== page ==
The lodge has spacious restaurants and bars, and a nice observation terrace facing the
savanna to the west, perfect for sundowners. Impalas, mongoose and giraffes are often
seen here during the days, while patient and quiet observers may catch a glimpse of
a serval, genet, civet or porcupine at night.
Safe deposit, luggage room, phone and fax are available in the reception, where you
can also turn to see the local nurse or arrange a baby sitter. A small shop sells postcards,
souvenirs and toiletries.
Electricity (220240 V) is available in all rooms, but the generator is switched
off in the middle of days and nights.
The supply of water in bathrooms has been deteriorating since 2005. Then, hot baths
were possible. During the season late 2007/early 2008, there was just a trickle of water,
in some rooms no water at all, at those times when many lodge guests used water, i.e.
in mornings and evenings.
Now, in june 2008, a couple of new bores have been completed, and the water supply upgraded
to cater for both bathrooms and the new swimming pool.
The Seronera Valley is a transition zone between the open grass savanna to the
south and the more densely vegetated woodland and shrub savanna to the north. Such transition
zones are generally good areas for game viewing, as they can support a wider span of
species. Seronera is no exception. The nearby Seronera River is a permanent source of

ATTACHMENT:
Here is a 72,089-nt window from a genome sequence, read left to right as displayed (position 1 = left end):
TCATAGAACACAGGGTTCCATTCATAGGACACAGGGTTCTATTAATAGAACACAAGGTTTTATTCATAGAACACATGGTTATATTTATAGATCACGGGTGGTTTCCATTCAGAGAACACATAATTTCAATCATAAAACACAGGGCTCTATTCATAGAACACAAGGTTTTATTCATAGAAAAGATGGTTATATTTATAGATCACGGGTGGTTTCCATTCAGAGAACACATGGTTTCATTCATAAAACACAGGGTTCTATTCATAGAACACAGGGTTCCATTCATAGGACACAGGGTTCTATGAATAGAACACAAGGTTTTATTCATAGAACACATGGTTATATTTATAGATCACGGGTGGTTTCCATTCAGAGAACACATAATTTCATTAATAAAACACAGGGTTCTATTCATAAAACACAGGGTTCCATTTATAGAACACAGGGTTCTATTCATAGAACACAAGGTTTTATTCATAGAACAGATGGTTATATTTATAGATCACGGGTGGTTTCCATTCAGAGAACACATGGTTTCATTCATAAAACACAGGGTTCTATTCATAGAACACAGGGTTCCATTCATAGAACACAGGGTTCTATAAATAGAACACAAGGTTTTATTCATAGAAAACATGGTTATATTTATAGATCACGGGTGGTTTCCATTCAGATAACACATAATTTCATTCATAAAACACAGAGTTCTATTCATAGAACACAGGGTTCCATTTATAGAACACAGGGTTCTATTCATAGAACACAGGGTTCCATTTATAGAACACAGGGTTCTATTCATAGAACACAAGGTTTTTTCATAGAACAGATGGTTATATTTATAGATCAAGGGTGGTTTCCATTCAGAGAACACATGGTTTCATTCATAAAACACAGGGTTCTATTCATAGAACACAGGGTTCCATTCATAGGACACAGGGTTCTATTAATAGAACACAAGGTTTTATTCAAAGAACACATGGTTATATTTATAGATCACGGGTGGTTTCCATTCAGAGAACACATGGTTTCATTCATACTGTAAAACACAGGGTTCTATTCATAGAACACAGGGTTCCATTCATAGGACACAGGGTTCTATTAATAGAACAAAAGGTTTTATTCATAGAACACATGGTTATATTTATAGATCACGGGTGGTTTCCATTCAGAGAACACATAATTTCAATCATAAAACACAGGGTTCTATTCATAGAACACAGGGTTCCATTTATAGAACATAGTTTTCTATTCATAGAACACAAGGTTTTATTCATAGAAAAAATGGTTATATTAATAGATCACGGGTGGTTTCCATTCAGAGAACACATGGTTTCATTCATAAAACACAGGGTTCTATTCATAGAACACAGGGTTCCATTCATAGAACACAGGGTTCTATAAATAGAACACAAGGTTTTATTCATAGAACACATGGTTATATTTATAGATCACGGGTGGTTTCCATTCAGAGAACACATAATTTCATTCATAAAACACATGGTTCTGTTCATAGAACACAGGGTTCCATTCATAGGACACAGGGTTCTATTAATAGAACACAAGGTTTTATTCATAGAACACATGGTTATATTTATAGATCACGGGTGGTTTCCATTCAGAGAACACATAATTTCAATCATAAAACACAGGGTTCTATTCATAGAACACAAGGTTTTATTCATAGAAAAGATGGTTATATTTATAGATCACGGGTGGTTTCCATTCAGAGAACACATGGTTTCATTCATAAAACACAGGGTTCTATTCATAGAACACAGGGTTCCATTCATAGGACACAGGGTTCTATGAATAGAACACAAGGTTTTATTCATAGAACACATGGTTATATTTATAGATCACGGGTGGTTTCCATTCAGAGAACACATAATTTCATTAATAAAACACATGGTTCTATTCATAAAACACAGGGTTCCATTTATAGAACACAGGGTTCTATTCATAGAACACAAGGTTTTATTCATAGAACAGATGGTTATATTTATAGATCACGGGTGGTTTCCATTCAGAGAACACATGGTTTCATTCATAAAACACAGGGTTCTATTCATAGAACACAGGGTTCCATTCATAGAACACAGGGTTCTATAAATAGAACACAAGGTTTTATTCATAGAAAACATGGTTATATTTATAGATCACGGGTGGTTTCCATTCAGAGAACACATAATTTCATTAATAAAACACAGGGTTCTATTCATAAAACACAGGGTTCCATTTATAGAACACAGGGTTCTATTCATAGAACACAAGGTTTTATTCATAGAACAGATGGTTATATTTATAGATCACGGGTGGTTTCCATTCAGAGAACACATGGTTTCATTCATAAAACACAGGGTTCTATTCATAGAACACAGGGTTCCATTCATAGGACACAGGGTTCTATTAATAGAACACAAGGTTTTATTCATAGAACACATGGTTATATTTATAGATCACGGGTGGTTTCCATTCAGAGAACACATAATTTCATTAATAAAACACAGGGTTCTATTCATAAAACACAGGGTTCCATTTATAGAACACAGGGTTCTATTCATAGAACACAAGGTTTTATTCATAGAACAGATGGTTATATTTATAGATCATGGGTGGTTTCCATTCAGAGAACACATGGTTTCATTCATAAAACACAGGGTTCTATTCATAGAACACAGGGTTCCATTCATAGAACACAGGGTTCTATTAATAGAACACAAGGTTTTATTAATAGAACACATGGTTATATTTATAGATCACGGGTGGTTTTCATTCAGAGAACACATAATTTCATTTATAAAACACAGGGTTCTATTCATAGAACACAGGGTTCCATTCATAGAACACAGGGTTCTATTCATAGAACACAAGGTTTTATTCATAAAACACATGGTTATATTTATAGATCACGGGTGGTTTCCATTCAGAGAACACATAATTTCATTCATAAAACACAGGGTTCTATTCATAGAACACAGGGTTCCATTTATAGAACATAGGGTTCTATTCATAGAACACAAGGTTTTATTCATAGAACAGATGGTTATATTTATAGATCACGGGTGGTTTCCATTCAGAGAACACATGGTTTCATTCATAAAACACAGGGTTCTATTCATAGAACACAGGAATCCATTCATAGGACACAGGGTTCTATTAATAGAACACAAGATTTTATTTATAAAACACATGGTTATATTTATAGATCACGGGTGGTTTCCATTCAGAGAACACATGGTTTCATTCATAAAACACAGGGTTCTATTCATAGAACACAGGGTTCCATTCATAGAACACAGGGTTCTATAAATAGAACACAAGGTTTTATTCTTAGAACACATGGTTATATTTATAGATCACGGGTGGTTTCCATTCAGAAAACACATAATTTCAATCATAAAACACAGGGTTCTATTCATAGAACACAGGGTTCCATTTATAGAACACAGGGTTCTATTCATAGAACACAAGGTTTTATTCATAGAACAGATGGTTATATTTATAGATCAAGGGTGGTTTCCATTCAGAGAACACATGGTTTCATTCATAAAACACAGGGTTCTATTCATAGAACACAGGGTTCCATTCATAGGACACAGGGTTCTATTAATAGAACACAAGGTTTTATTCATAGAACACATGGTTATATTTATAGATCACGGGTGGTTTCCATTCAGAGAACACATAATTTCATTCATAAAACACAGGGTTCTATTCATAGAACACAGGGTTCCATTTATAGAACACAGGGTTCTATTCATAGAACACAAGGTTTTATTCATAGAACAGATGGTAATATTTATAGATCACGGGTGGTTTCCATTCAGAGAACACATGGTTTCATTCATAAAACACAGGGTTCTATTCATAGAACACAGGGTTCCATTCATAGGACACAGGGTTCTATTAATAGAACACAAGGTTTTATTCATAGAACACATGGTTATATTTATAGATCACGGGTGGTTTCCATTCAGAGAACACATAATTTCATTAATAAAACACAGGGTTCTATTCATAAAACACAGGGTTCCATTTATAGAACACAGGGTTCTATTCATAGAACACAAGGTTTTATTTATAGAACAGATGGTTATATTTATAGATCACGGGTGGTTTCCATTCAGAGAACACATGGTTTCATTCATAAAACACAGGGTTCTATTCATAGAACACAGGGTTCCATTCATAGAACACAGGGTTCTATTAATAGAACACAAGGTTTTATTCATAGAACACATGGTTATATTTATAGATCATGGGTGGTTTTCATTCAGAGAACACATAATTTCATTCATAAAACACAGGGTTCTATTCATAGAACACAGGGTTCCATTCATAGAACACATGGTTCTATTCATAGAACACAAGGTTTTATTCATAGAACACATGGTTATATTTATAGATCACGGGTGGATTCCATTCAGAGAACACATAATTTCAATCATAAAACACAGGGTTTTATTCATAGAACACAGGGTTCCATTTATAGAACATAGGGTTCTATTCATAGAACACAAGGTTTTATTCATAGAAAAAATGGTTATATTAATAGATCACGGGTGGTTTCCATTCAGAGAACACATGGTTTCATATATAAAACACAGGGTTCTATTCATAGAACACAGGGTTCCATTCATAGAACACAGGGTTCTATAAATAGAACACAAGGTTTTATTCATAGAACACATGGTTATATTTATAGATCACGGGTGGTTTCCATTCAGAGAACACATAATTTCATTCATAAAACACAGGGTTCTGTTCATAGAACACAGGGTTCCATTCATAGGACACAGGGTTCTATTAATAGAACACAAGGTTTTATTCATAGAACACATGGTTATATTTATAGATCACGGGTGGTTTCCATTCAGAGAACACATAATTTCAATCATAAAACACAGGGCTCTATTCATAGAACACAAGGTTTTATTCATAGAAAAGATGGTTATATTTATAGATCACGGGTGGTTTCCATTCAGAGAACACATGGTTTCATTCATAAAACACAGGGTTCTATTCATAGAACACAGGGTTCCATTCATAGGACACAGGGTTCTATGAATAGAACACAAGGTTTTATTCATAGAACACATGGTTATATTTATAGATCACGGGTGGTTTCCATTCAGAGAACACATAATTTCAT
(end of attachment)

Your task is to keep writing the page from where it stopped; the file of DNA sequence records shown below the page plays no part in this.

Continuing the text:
drinking water for the animals, never drying out, and one more type of habitat for birds,
mammals and reptiles, for example hippos and crocodiles. Elephants and herds of buffalo,
wildebeest and zebra come here to drink.
Good for leopards
The river is bordered by large trees, among these yellow-barked acacias and sausage
trees, which is a habitat favoured by vervet monkeys and leopards, while reed beds attract
reedbucks. Leopards are regularly observed here, either by the Seronera River itself,
or by its tributaries.
Hartebeest and topis, two fairly large antelopes, are often seen in the grassland of
the southern parts of Seronera, while impalas prefer the more densely vegetated north.
A good 23 hour game
drive route for cats follows the Seronera River southwards, and continues to
Maasai Kopjes, a grassland area dotted with kopjes. Lions, leopards, cheetahs and servals
may be seen.
usually staying in the Serengeti from December to June, can sometimes be seen in the
Seronera Valley, depending on rainfall and grazing conditions. When it's staying elsewhere,
you can probably reach it in a day trip.
Wildlife around the lodge
Seronera Wildlife Lodge is built around a copy, which means the lodge area itself
is a good habitat for hyrax, mongoose and agama lizards. These are all harmless to you,
so you can enjoy their presence without worrying. Vervet monkeys and baboons are often
seen on the lodge roofs, and you should keep them out of your room, and away from your
lunch box, as they are often on the lookout for a free meal.
Grazers and browsers, such as impalas, buffalos and waterbucks, can be seen in the bush
surrounding the lodge, and using a flashlight at night, you may spot genets or hippos.
A clan of hyaenas lives in the area around Seronera Wildlife Lodge, and individuals
can often be seen passing in the dark. Hyaenas are heard calling most nights, lions
not as often but frequently, and both are occasionally seen.